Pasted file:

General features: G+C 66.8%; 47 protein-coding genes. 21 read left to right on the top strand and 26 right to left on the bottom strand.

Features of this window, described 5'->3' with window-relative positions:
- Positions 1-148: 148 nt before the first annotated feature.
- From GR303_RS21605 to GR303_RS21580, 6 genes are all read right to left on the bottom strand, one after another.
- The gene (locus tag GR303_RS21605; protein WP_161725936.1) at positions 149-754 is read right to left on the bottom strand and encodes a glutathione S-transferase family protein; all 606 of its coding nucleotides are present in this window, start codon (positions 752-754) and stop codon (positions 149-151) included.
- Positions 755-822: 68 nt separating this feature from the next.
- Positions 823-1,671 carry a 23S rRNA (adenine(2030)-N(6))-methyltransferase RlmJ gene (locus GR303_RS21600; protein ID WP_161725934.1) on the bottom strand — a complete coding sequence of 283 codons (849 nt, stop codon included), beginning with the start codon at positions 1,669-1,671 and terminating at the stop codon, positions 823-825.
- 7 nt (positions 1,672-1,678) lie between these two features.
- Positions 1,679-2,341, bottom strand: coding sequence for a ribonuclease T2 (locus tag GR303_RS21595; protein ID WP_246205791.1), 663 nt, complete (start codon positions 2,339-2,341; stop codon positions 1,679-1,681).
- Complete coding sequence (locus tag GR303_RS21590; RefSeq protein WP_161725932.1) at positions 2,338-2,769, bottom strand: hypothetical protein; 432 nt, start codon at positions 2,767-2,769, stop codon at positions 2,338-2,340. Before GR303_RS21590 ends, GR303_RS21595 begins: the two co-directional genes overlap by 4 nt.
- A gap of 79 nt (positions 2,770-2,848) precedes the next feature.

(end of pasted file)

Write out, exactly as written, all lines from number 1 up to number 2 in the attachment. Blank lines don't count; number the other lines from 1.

General features: G+C 66.8%; 47 protein-coding genes. 21 read left to right on the top strand and 26 right to left on the bottom strand.

Features of this window, described 5'->3' with window-relative positions: